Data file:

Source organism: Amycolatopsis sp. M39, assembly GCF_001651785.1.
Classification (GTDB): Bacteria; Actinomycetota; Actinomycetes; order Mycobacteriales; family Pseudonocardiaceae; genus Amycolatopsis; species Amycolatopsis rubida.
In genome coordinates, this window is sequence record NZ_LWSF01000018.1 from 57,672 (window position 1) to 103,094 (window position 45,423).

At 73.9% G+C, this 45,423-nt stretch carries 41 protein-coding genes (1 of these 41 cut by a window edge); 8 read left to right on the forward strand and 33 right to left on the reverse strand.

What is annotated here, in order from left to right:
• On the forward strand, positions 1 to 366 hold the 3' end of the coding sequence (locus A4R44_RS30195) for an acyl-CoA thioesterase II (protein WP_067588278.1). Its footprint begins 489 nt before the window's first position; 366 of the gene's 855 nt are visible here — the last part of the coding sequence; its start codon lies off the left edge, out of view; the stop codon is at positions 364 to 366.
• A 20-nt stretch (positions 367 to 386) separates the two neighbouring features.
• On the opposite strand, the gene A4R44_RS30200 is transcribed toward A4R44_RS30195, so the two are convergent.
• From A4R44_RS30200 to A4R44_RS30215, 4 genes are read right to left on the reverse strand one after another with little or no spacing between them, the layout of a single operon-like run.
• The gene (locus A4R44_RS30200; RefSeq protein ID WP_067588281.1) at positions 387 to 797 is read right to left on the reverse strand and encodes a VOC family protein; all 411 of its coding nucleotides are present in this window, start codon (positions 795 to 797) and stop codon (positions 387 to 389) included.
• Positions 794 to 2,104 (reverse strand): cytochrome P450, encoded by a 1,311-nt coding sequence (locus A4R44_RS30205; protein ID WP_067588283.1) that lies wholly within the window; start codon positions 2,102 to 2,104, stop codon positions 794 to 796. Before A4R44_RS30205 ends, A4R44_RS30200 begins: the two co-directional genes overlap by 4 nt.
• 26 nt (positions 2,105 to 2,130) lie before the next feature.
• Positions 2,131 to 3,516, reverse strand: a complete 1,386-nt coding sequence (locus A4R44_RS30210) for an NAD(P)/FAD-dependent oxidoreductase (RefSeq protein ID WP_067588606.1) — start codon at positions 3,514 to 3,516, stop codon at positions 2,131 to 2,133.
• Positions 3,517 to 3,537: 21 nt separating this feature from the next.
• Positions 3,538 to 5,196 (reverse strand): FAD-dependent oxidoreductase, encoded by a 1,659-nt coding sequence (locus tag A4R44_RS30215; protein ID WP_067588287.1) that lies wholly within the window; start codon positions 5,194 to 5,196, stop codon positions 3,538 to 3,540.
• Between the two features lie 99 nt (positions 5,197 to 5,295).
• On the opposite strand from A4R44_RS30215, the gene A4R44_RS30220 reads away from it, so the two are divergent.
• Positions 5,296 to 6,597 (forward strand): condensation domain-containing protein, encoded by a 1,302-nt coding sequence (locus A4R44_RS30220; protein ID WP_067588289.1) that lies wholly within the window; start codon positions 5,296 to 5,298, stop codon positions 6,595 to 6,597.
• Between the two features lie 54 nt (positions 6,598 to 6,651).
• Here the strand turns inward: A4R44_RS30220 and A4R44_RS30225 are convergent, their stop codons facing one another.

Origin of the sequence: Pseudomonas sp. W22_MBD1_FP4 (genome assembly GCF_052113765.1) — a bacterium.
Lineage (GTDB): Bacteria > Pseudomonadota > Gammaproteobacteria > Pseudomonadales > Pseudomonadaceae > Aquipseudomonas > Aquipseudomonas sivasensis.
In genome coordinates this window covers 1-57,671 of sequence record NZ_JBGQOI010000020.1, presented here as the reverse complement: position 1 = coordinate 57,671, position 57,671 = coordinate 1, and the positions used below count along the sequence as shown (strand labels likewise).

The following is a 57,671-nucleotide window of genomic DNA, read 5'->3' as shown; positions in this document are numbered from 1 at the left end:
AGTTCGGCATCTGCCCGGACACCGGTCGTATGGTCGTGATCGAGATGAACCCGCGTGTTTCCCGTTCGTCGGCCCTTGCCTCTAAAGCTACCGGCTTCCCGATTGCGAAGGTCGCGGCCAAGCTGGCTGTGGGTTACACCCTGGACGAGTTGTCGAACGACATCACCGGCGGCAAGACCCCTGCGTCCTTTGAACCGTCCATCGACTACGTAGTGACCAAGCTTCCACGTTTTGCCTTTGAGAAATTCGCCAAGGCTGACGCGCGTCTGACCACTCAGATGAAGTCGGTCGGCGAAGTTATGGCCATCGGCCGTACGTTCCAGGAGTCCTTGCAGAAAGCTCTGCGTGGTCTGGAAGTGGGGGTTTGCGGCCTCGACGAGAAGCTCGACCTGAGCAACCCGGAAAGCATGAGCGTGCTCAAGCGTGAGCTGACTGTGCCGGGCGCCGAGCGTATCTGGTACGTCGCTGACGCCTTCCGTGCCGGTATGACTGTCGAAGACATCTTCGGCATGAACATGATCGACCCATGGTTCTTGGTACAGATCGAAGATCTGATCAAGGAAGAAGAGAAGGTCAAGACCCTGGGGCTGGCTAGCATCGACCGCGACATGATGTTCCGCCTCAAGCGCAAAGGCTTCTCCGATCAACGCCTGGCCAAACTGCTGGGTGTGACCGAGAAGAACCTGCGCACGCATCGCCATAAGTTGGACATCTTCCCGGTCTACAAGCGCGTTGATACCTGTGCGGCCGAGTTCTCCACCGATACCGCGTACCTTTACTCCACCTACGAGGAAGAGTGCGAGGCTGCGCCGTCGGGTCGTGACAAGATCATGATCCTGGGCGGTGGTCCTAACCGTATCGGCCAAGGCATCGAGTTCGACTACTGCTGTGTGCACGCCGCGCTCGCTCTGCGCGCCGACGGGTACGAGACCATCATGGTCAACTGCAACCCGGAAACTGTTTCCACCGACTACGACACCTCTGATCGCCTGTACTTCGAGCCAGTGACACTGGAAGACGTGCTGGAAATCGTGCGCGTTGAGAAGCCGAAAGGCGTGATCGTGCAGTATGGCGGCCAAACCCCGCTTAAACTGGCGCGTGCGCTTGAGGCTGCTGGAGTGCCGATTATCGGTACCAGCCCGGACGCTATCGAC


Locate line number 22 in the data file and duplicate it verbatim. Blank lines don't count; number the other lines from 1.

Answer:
Lineage (GTDB): Bacteria > Pseudomonadota > Gammaproteobacteria > Pseudomonadales > Pseudomonadaceae > Aquipseudomonas > Aquipseudomonas sivasensis.